– The Spotlight series highlights the research of female economists, one at a time.

I was born in the Eighties; so audio cassettes, VHS tapes, and floppy disks were a big part of my life at some point. And now, these receptacles kill time in dusty boxes with their songs, movies, and data, well-aware that the world has moved on. Luckily, these sort of technical changes/ innovations offer empirical industrial organization researchers, like Julie Mortimer, excellent opportunities to learn about firm behavior, pricing strategies, and so on.

Julie Mortimer is a tenured Associate Professor in the Economics department at Boston College. She received a Ph.D. degree from UCLA and B.A. from Carleton College. Before joining Boston College in 2011, she worked at the Harvard Economics Department for several years. Julie is also a Research Associate of the NBER. Julie has served on the editorial board of the International Journal of Industrial Organization and is currently a member of the Journal of Economic Literature’s editorial board.

Julie’s research interests lie in the field of empirical industrial organization. Among other things, she has examined the introduction of DVDs, the video rental industry, copyright infringement and enforcement in the market for digital images, and vertical rebates in the chocolate industry in her papers. Her work has been published in top journals, including the American Economic Review, the Quarterly Journal of Economics, and the Review of Economic Studies.

Her paper, “Supply Responses to Digital Distribution: Recorded Music and Live Performances,”(co-authored with Chris Nosko and Alan Sorensen) examines “the negative impact of file-sharing on recorded music sales and offsetting implications for live concert performances.” While their “study focuses on the music industry, the economic phenomena [they] analyze are clearly relevant in many other markets. For example, digital copies of movies may cut into home video sales, but may also lead to higher demand for movie-related merchandise. An author’s royalties from book sales may be reduced if the book is digitally shared, but the increased readership may lead to profits on the lecture circuit. Mass sharing of a pirated software program may displace paid licenses for that program, but may also generate increased sales of complementary physical products or technical support services.” They “find that file-sharing reduces album sales but increases live performance revenues for small artists, perhaps through increased awareness. The impact on live performance revenues for large, well-known artists is negligible.”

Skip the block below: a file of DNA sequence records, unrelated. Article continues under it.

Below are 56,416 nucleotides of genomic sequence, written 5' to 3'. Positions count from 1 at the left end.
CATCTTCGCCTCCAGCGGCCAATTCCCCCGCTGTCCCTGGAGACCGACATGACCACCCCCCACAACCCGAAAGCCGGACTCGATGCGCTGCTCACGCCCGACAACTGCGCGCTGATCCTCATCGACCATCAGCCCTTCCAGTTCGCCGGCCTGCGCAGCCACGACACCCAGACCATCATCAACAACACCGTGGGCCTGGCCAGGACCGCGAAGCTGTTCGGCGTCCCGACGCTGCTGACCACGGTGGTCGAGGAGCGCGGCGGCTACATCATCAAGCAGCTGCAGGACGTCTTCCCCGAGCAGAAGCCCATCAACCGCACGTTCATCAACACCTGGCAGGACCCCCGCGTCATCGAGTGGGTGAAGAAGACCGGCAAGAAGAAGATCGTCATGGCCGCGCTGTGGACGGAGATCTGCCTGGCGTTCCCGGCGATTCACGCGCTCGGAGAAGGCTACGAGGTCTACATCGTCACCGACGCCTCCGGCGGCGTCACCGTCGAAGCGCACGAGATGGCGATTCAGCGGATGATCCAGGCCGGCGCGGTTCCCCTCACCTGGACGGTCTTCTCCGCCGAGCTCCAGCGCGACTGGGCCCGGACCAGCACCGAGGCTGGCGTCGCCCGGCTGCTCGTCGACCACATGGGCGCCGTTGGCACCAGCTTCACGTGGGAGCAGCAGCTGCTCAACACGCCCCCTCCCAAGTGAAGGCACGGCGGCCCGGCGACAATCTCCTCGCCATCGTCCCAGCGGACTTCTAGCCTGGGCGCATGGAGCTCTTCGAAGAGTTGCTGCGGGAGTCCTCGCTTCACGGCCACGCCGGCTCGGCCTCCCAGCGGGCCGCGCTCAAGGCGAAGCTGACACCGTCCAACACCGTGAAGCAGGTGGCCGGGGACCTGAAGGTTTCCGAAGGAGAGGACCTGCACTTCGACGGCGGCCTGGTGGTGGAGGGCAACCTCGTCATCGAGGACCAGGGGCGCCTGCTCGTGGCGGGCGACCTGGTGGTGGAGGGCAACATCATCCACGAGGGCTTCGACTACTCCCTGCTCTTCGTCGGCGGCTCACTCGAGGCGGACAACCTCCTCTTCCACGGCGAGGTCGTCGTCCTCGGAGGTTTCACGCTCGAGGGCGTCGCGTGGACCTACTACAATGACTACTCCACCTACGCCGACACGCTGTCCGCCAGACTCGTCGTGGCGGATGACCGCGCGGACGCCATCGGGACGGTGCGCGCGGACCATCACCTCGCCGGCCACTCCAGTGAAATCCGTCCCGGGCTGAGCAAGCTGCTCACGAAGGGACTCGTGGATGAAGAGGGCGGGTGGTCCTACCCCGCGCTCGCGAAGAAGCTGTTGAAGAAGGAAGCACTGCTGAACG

For more information about Julie and her research, check out her website.


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